When screenwriting books became popular in the 1980’s, I was ready for them. Here is a recollection.
I started with Syd Field’s Screenplay, which I read cover to cover twice. He taught that a story has a predictable structure based on three acts. In that first edition, he even made a big deal about act reversals happening on particular page numbers. The page-number thing put me off a little.
I went from Syd Field to John Truby’s Anatomy of Story seminars and absorbed his teaching for two years. He explained the components of story, imagery, and genre with examples throughout storytelling history, and did it as well as any teacher I found. He also reduced movie structure to 22 “building blocks”. When he criticized one of Shakespeare’s plays for not conforming to his 22 steps, I felt caught between feeling sorry for Shakespeare, or for the 22 building blocks. 1
When Christopher Vogler’s book The Writer’s Journey came out in the late 90’s, I devoted a month to it. He boiled down “The Hero’s Journey” to twelve stages that correspond impressively with all sorts of great stories, ancient and modern. “Mythic Structure” has had a huge influence on movies, for better and worse.
By the time Blake Snyder’s Save the Cat came out in 2005, I had been studying story for 25 years and had grown sick of theory so I only nibbled. The title refers to the fact that audiences like a character who saves a cat, though sometimes kicking a cat works well enough, depending on the character and depending on the cat. SAVE THE CAT is so popular that critics claim it is ruining the world. Whether it is or not, Blake Snyder’s fifteen “story beats” have permeated the world.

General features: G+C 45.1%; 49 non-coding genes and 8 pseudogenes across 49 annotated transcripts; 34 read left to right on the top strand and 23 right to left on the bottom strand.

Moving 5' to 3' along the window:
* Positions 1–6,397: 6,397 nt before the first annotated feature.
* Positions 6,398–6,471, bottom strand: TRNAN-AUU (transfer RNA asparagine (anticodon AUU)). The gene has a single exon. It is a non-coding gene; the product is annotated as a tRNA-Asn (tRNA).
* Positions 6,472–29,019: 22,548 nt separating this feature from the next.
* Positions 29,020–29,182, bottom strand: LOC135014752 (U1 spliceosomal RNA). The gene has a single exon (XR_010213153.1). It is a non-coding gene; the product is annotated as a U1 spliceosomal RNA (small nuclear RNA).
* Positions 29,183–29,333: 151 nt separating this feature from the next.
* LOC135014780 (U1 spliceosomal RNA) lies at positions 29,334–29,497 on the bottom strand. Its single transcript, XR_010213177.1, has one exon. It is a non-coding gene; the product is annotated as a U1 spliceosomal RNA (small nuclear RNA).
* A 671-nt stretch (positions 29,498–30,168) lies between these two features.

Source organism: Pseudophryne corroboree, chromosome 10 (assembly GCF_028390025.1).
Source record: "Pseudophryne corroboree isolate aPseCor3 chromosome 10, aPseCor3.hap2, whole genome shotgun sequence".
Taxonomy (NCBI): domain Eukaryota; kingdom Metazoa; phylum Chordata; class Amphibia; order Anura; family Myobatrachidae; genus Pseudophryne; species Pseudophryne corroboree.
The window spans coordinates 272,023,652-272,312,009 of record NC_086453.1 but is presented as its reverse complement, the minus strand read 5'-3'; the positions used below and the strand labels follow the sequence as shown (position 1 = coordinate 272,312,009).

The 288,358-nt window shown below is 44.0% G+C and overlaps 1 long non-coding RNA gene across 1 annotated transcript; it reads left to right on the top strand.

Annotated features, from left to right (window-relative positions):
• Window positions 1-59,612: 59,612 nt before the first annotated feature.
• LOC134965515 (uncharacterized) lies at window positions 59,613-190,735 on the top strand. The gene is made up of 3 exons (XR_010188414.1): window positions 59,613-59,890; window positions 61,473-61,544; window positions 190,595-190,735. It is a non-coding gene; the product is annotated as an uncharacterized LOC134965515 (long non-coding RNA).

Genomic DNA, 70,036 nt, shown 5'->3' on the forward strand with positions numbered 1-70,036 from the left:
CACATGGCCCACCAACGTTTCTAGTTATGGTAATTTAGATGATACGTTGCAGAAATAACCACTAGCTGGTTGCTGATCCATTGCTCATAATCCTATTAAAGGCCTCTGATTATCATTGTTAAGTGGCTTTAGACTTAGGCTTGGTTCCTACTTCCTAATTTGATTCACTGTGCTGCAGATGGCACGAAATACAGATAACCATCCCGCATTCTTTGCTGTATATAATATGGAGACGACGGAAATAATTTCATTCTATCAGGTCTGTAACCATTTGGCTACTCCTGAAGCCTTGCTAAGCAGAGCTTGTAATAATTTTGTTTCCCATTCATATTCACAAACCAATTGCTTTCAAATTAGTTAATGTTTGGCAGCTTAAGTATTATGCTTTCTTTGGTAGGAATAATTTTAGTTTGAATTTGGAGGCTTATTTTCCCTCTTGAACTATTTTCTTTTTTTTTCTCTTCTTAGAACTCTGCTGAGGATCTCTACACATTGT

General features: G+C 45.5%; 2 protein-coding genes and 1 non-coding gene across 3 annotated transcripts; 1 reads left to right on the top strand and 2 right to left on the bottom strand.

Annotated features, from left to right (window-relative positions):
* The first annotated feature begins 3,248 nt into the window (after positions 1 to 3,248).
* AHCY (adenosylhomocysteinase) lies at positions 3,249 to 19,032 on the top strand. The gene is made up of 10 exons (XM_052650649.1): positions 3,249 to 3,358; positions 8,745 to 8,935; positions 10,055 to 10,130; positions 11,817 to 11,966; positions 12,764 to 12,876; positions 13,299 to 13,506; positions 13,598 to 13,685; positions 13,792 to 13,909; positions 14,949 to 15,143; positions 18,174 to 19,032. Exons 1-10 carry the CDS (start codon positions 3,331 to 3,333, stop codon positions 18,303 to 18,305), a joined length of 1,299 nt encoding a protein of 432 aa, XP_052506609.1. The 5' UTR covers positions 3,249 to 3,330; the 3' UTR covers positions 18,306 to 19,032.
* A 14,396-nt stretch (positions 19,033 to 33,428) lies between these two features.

These teachers have critics who don’t approve their templates, or even the fact that they propose templates. But the proposals have been accepted. Throngs of eager students submit to them, and I think I know why from my own experience….
In college, I gave my full attention and trust to a Creative Writing class. We were taught to “write what you feel”. No matter how badly we wrote, we received applause on the presumption that we “felt it”, and I think everyone got an A. I wasn’t happy with my A. I was frustrated. After a few years of teachers who left me to myself to figure out how to craft a story, I longed for directions.
The template-making teachers offered directions. They proposed recipes. The recipes didn’t work that well for me, but I began learning.
I learned that a story has form, and that form exists to satisfy an audience. I learned that various cooks have various recipes. Studying multiple recipes allowed me to compare them to each other and to my favorite stories, and got me familiar with the ingredients.
But it took too long. I spent ten years immersed in theory that came from at least forty books. I would have done better with fewer than ten, perhaps three or four. I haven’t even mentioned the teachings of Linda Seger and Michael Hauge, or Robert McKee for whom I will write a separate entry. There are now so many teachers of story that you can spend your life studying stories without creating any.
If you want to learn how to tell stories, you can do it without books or teachers. You can even excel. But it’s not typical. Teachers can help you. They can introduce you to methods for coming up with ideas and how to assemble them. They can clarify ingredients and point them out in great works to inspire you.
And yet, I am sure that the best way to learn how to tell stories is not from books or teachers. It is how people have learned certain skills since long before books were invented, and before anyone made a living teaching. “The Natural Way to Learn” will be my final entry in this series.
But first, let’s look at the benefits and hazards of using a template to tell a story.